Celebrating Motherhood

Mother’s Day is celebrated annually on the second Sunday of the month of May and this year, 12th May will be observed as Mother’s Day. Mothers, across almost all species, are known to zealously protect and nourish their offspring. A Mother deserves all the adoration for offering unconditional love to her children, often putting the interest of her children above her own personal interests and priorities. In the words of Robert Browning, “Motherhood: All love begins and ends there.”

Mother Earth

Even planet earth is referred to as ‘Mother Earth’.  In most religious traditions, earth is revered as a feminine divinity.  Bhumi (Bhudevi) / Vasundhara is a Hindu goddess who personifies the earth. In Zoroastrianism, the spirit of the earth is recognized as Geush Urva (a gentle, motherly cow).

Mother In Religious Traditions

In Roman mythology, Cybele was considered the Great Mother of the Gods and was associated with motherhood, nature, fertility and agriculture. She was originally worshiped in the kingdom of Phrygia, but her cult spread to Greece and Rome, where she was identified with various Greek and Roman goddesses. Hers was a major cult in the Roman Empire.

Long before Americans celebrated Mother’s Day, Europeans honored their mothers on the fourth Sunday of Lent, on Mothering (or Simnel) Sunday. During the middle-ages, laborers, apprentices and maids, mainly daughters who worked as domestic helps, would be given a holiday on the fourth Sunday of Lent, to return to their mothers and the ‘Mother Church’.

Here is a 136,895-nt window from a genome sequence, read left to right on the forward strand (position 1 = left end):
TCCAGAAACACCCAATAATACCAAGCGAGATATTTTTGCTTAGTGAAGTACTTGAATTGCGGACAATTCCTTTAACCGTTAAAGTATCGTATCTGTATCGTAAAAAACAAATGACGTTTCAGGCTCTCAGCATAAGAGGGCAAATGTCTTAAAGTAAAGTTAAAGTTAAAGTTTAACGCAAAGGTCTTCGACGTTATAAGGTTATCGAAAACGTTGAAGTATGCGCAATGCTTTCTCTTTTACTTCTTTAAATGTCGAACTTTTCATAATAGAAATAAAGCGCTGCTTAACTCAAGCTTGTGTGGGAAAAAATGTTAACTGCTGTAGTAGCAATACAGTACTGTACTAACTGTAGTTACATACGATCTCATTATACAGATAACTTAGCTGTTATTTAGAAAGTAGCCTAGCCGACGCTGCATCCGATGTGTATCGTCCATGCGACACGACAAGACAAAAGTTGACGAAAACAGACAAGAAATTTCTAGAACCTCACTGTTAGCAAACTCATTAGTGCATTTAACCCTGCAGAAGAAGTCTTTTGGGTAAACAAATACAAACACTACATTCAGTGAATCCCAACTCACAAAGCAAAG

In the Christian tradition, Mother Mary is deeply loved and revered. Catholics honor Mary because God Himself honored her. Of all the women in the world, God chose Mary to bring His Son into this world. Mary gave God her unwavering consent, becoming a vessel for God’s plan for Salvation. From the moment of the Immaculate Conception to the foot of the cross, Mother Mary is the perfect embodiment of the obedience of faith.

In India, Maa (mother) Durga is worshipped as a principal aspect of the mother goddess Mahadevi. She is associated with protection, strength and motherhood. Mother Goddess Durga is the inspiration behind the patriotic song, ‘Vande Mataram’, written by Bankim Chandra Chatterjee, during the Indian Independence Movement and later a much-loved national song of India. Maa Durga is present in Indian nationalism where Bharat Mata i.e. Mother India is viewed as a form of Durga. This is in sync with the ancient ideology of Durga as mother and protector of India and Indians.

Mother In Zoroastrian Folklore

Firdowsi Toosi’s epic, the Shah-nameh (Book of kings) is replete with stories about the protective love of a mother for her child. Tamineh, the wife of Rustom Pehlavan, was so over-protective about her son Sohrab, that she said: “I’ve lost my husband and now shall I lose my only son?” Rustom was away for years in long battles and she didn’t want her son also fighting alongside his father, putting his life at risk.

The Shah-nameh also recounts stories of two single mothers – Franak and Farangis – who, upon losing their husbands, ensured the safety of their children. Faridoon was son of Athwiyan and Franak. When the evil Zohak murdered Athwiyan, Franak took little Faridoon to a secluded place in the Alburz Mountains, entrusting him to the care of Purmayaah – the spiritual motherly cow who nursed the child for three years.